presidential powers, but otherwise this sounds more like propaganda
than like fact:
What Xi Jinping
wants his personal power for does not seem to be "asserting economic and political influence
the globe" (he could have done
that just as well without getting far more powers) but - more
more directly - simply to give him the supreme power in China
(where this amount of power was frowned upon since the death of
Also, to say
that the USA was trying "to integrate" China "into the political and economic system" that the USA and the West "built after World War II" completely fails to mention that
Reagan onwards the policies of the USA were rather different
Truman till Carter, inclusive.
But OK. Here is
Mr. Xi’s move
proves that policy has failed and
that China will set its own path, challenging the liberal order based
on the rule of law, human rights, open debate, free-market economics
and a preference for elected leaders who leave office peacefully after
a fixed period. Despite increasing concerns about China’s evolution,
the West has yet to come to grips with this threat.
office in 2013, Mr. Xi has
amassed power assiduously, taking control of not just the government
but also of the Chinese Communist Party, the military and the press. He
has imposed his views on the educational
system and culture, hardening an already authoritarian system that
ruthlessly controls social media and wields law enforcement to crush
dissent. The obsession with control hints at a deeply insecure state,
not a global power.
I think this is
more or less correct, although I tend to disbelieve the
I don't think that the Chinese state is "deeply insecure" after
having had more or less absolute power for 70 years now,
indeed this also has varied with the leaders that the Chinese Communist
Party anointed. But the power has been in the hands of the Chinese
Communist Party since 1948, and I grant this has been quite totalitarian
from the beginning.
Here is more on
what Xi Jinping achieved:
Nevertheless, he has
persuaded the party to effectively make him emperor for life by
announcing plans to amend the Constitution to abolish term limits,
which would have ended his presidency in 2023.
The changes seem to
ensure that Mr. Xi will continue pursuing his agenda, which has begun
to lift millions of people out of poverty, reformed state-owned
enterprises, protected the environment and built strategic industries.
If all goes according to plan, he could preside over the transition
when China eclipses the United States as the world’s largest economy in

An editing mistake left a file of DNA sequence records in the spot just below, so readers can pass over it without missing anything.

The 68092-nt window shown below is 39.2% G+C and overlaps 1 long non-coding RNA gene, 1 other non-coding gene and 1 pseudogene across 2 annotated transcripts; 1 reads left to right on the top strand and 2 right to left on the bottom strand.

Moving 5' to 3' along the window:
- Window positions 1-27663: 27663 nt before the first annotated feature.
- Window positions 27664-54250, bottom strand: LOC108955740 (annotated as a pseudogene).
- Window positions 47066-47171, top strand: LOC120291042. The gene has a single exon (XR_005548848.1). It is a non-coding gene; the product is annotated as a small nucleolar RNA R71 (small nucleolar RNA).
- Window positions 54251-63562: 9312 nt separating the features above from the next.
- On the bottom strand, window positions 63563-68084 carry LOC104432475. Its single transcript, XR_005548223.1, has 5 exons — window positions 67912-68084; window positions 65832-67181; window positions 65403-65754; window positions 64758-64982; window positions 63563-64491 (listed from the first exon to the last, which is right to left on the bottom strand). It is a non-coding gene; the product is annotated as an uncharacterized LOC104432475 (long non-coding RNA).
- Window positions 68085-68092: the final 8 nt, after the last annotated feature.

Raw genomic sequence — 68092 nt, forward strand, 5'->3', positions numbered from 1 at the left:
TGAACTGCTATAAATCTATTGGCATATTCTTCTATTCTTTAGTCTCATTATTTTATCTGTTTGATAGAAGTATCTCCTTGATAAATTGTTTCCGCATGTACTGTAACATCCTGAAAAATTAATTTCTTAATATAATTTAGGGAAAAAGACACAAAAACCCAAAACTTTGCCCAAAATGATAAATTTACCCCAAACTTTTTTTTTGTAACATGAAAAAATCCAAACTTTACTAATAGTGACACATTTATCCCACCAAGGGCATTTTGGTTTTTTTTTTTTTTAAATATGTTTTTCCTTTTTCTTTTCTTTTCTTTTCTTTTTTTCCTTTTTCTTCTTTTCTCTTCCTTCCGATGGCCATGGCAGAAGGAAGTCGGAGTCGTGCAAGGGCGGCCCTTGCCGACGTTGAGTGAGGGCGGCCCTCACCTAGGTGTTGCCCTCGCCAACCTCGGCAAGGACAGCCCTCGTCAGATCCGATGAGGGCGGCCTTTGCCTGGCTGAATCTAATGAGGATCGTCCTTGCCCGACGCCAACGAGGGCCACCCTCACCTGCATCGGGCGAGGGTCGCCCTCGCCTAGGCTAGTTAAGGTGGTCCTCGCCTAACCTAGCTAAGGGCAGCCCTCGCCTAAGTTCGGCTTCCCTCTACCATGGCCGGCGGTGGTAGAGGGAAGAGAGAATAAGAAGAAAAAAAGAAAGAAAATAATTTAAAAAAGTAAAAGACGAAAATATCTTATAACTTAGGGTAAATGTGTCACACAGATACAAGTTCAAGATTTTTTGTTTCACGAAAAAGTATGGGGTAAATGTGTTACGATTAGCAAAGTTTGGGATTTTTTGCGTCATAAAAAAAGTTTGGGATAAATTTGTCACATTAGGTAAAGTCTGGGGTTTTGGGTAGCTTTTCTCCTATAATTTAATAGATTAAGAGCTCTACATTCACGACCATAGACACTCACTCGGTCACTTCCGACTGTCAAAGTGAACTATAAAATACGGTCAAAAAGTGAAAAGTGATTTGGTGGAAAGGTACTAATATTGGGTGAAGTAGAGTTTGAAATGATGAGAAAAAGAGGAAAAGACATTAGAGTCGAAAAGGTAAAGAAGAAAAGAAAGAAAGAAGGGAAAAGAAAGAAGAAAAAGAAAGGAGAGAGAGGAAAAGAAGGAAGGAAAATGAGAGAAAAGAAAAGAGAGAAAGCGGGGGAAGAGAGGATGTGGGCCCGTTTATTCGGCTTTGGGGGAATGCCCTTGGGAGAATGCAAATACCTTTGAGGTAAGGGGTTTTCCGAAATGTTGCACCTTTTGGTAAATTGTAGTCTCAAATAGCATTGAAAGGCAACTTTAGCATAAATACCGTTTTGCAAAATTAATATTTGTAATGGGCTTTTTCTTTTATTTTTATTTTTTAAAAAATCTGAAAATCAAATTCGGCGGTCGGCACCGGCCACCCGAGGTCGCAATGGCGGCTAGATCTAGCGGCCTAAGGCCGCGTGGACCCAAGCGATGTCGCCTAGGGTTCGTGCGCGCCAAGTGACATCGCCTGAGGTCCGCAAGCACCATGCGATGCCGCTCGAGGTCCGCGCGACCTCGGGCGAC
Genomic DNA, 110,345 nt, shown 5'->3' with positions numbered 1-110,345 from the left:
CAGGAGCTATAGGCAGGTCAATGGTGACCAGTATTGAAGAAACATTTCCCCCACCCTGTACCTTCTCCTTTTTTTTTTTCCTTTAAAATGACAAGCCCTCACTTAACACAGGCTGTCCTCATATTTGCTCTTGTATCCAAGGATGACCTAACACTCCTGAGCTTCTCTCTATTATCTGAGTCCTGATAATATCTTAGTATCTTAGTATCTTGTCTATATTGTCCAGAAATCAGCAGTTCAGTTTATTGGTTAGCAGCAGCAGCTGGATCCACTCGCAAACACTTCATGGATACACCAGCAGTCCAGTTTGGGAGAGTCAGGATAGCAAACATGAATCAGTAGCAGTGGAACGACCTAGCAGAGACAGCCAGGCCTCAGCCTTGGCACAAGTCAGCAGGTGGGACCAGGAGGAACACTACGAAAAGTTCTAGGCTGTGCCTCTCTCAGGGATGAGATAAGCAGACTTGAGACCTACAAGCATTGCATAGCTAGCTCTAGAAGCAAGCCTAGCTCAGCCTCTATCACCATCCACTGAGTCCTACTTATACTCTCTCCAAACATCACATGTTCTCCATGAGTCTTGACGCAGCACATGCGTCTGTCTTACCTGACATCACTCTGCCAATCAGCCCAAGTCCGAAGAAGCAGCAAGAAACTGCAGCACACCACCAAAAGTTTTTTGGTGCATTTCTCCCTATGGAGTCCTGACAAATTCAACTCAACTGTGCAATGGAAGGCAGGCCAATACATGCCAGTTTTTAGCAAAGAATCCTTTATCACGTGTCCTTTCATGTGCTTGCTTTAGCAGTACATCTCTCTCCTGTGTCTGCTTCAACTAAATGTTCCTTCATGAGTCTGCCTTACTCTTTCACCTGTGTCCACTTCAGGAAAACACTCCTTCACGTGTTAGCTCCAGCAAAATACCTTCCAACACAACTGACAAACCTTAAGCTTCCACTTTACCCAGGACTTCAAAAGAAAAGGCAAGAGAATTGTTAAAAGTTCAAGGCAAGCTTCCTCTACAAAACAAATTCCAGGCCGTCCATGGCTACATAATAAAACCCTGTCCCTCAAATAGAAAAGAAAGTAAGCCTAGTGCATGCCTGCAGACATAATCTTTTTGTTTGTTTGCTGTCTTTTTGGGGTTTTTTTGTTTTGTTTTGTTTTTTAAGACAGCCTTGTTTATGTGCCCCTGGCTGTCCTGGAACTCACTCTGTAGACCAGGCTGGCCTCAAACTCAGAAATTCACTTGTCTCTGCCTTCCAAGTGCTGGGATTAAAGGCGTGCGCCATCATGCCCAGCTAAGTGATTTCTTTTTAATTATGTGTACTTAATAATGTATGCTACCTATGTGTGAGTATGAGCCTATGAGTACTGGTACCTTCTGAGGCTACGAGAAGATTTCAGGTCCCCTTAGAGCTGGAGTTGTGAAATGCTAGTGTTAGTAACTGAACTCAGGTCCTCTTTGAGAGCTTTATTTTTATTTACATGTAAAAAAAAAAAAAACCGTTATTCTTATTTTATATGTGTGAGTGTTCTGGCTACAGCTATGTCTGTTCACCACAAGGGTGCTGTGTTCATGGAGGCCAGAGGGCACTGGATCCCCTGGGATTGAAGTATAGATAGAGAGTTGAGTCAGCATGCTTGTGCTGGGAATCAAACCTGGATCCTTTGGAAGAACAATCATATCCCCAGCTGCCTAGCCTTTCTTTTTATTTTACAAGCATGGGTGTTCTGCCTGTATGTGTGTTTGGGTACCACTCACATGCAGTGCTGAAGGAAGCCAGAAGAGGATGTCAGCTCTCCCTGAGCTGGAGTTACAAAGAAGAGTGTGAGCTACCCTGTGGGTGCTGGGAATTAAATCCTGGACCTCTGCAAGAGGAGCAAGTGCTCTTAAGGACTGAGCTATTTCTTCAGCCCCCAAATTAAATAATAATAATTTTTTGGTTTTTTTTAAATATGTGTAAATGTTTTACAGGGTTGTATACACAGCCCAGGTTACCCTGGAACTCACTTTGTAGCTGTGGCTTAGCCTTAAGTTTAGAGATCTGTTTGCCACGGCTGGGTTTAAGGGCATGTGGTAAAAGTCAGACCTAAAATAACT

absolute terms within two decades.
"Mr. Xi" is getting a rather good press from the NYT, indeed
because he could have done the same - "to lift millions of people out of poverty,
[to] reform(..) state-owned
enterprises, [to] protect(..) the environment and built strategic
industries" - without
making his personal powers far greater than they were before.
also is some criticism from the NYT:
down on the strongman model is risky. By moving from an
autocratic collective to one-man rule, Mr. Xi has upset the political
norms that were put in place to erase the personality cult of Mao and
make political transitions more predictable.
The system Mr.
Xi has created also makes it
less likely he will receive sound policy advice or be challenged on
decisions in ways that could avoid mistakes. That’s because he
solidified his power base during the first term by waging an aggressive
campaign against corruption and dissent, silencing political rivals and
stacking the ruling Politburo with loyalists reluctant to speak up.
indeed. And he did make a major change
in the policies
of the Chinese Communist Party, and this major change gave him much
more power than he had already. And this is a recommended article.
the United States Search Data Overseas?
This article is by Craig A. Newman from The New York Times. It starts
Should the United
States government be able to conduct a search of your emails if they
are stored on a server in another country, or does the government’s
right to examine digital evidence stop at the border?
That is a
central question in United States v. Microsoft, a case
scheduled to be argued on Tuesday before the Supreme Court.
Both sides in
the case have legitimate concerns. If the court sides with Microsoft
and declines to allow searches for data stored in another country, the
government will be hampered in investigating crimes like terrorism,
child pornography and fraud.
I say?! To
the best of my meanwhile quite extensive knowledge, the factual
since 9/11 is that the secret services of the USA, of which there seem
to be no less than 17, have been gathering all e-mails from anyone
living anywhere, and have been abled to do so by being shielded
by laws that mostly kept what they did in secret, and by being
overseen by a very special court, the FISA
Court, that allows the secret services, usually in full
or partial secrecy, to do whatever they please.
grant that I am going further than "the United States" allows
it has gone, but I think that I am in good company, and that one cannot
distrust the mostly secret businesses of any
from any country too much.
while I grant that it might be true that the U.S. "government will be hampered in investigating